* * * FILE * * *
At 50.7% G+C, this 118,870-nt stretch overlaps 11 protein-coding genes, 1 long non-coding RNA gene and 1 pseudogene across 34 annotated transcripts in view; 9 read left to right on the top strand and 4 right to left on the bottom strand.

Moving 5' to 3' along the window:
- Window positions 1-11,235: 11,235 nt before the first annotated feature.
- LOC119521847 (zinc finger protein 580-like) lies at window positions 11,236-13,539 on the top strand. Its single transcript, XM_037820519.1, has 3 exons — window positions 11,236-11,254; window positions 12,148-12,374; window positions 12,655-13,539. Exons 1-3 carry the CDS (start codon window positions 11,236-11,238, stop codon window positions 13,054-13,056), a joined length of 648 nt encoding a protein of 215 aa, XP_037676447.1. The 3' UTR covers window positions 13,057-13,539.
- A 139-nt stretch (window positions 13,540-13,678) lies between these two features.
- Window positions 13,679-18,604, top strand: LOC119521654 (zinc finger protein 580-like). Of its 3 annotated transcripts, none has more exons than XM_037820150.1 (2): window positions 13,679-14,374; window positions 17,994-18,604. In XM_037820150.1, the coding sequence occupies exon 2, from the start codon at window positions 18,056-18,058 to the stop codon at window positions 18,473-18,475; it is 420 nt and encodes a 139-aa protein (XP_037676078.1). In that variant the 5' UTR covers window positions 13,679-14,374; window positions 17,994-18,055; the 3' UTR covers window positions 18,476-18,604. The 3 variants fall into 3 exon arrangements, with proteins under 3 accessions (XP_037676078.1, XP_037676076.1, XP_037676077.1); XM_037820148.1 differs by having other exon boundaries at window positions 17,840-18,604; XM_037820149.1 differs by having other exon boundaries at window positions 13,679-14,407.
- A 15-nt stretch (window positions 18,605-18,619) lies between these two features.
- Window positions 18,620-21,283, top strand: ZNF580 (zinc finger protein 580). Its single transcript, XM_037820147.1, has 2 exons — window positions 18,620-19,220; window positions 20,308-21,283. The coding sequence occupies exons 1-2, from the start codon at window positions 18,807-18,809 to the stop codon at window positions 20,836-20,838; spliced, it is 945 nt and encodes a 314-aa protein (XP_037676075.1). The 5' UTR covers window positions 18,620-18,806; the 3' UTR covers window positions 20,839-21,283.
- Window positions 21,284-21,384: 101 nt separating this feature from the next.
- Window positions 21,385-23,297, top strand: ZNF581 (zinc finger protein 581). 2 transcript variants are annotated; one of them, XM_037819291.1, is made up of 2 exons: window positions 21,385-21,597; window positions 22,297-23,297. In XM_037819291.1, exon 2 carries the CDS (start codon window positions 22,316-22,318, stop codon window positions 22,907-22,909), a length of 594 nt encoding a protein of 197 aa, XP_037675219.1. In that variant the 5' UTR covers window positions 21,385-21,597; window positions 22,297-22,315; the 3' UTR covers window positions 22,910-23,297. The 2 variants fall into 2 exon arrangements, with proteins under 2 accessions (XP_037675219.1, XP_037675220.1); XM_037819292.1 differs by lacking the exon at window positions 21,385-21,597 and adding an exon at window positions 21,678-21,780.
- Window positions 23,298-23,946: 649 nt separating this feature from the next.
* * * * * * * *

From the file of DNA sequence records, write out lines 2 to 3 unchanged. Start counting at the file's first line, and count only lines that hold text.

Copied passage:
Moving 5' to 3' along the window:
- Window positions 1-11,235: 11,235 nt before the first annotated feature.